It was the end of June, you see, about a week before the 4th of July, so the magazines my dad dropped off were filled with red, white and blue party ideas. Inevitably, there was the Cool-Whip advertisement that included the recipe for a festive flag cake. Made from a box, frosted with Cool-Whip and festooned with an assortment of berries to resemble the stars and stripes on a flag, this cake became an obsession of mine. As my hospital days wore on my doctors began to speculate as to when they would spring me from this sterile prison. The holiday was quickly approaching and became my benchmark of freedom. “We’d really like to get you home before the long holiday weekend,” they would tease. They would leave my room and I’d turn back to my magazine, find the page with the flag cake and imagine being at home at last, cake in the oven, berries at the ready. The flag cake sustained me.
I am not a particularly patriotic person.
But as time trudged on, the idea of this flag cake began to take on a much greater meaning. Freedom, in the sense of being sprung from my labyrinth of tubes and 2:00AM blood pressure checks. The simple pleasure of going to sleep and waking up in my own bed. Having been fed solely through my IV bag of glucose for nearly a week, the simple yet sensual pleasure of preparing and eating real food again sent shivers of excitement down my spine. And after months of feeling utterly overwhelmed with the expectations of being a new mom, the freedom to walk into my son’s bedroom and lift him out of his crib sounded nothing short of heavenly.
The flag cake became a metaphor for all that I hold dear. Stripped of the busyness of life and forced to simply be, that which I hold dear became crystal clear. Health, family, friends. Love.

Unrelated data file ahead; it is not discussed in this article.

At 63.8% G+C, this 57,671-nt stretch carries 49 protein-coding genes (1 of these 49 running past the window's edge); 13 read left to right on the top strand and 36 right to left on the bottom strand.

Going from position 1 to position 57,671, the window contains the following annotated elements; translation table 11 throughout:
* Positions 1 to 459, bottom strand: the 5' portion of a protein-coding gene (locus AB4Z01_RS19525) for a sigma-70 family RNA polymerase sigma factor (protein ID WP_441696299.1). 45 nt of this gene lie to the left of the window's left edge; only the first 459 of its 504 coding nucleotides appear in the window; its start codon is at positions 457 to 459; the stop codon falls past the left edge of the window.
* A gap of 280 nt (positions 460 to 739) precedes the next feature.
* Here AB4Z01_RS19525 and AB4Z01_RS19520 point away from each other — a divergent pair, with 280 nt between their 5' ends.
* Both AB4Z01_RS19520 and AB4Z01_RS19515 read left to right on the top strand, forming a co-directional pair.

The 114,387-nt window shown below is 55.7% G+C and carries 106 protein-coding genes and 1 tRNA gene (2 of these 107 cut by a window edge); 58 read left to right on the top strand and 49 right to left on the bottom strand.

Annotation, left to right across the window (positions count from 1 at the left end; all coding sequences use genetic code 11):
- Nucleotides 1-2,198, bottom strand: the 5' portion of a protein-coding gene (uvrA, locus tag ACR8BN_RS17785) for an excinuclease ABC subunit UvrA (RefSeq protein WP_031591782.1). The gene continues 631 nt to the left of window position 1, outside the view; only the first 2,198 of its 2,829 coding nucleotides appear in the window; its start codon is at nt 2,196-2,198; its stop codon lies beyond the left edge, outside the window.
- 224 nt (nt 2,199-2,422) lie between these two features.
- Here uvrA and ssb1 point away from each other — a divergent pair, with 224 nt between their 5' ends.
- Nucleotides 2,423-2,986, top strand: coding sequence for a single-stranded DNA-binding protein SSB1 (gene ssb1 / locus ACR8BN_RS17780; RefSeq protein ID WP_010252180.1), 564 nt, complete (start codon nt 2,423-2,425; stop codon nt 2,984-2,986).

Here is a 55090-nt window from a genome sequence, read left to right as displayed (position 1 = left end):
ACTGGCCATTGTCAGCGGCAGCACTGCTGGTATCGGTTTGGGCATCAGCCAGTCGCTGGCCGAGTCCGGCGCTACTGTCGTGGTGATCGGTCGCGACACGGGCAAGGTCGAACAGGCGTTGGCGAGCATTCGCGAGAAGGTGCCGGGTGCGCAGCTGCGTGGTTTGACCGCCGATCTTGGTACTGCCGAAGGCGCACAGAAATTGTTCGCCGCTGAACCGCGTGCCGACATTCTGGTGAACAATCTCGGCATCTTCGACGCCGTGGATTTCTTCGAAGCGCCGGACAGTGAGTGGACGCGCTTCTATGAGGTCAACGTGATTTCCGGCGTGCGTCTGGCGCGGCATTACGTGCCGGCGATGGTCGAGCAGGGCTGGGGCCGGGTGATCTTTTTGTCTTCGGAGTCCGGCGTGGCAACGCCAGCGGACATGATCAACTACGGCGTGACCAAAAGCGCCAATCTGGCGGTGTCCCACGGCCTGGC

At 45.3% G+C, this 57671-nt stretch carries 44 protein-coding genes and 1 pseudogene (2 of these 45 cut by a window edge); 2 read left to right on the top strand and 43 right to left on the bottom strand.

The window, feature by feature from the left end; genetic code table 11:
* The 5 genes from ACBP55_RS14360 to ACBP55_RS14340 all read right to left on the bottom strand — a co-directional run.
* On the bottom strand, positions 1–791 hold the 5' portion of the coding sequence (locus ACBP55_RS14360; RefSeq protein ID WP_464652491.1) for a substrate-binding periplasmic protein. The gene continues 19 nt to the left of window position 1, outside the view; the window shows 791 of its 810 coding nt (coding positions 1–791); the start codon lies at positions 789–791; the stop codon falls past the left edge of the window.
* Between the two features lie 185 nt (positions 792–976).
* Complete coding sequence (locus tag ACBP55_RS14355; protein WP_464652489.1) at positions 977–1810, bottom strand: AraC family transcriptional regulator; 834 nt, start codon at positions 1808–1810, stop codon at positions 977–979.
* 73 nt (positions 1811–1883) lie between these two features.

On July 3, 1995, my doctors sprung me from the joint. Wheeled out like an invalid in a wheelchair, my precious magazines stacked in my lap, I remember telling The Mister something about the importance of keeping this recipe for a flag cake that I had come across. “You’re not seriously considering making a cake tomorrow, are you?” he asked. Of course not.
I am not a particularly patriotic person and anyone who knows me knows that I abhor the 4th of July. By nature, I am not a flag-waving, rah-rah kind of girl. Between the hot-dog-and-pie eating contests and the thousands of dollars of explosives that get blown into thin air, I see most Independence Day celebrations full of excess and waste and gluttony. I hate the noise, I hate the garbage that inevitably winds up in my trees and yard. My dog is a mess. I can’t wait for it to be over. But you can bet on that following July 4th, 1996, there was a box-mix-Cool-Whip-frosted flag cake on the table in my kitchen. A new tradition of brand new significance. Moving through various incarnations, homemade cakes and cream-cheese frostings replaced the box mix and Cool-Whip, stars and stripes replaced with other less patriotic designs, but it is always there. The ubiquitous, metaphorical flag cake. This year, layered peanut-butter Nanaimo bars replaced the traditional flag cake. The meaning, however, remains the same:
Freedom. Independence. Health. Love. A long walk down a quiet lane to feed carrots to horses. Simple.
No loud booms required.
(And here, because I love music and because I saw this band just a few weeks ago and because the lead singer is hella cute and because I agree that every day should be a holiday…)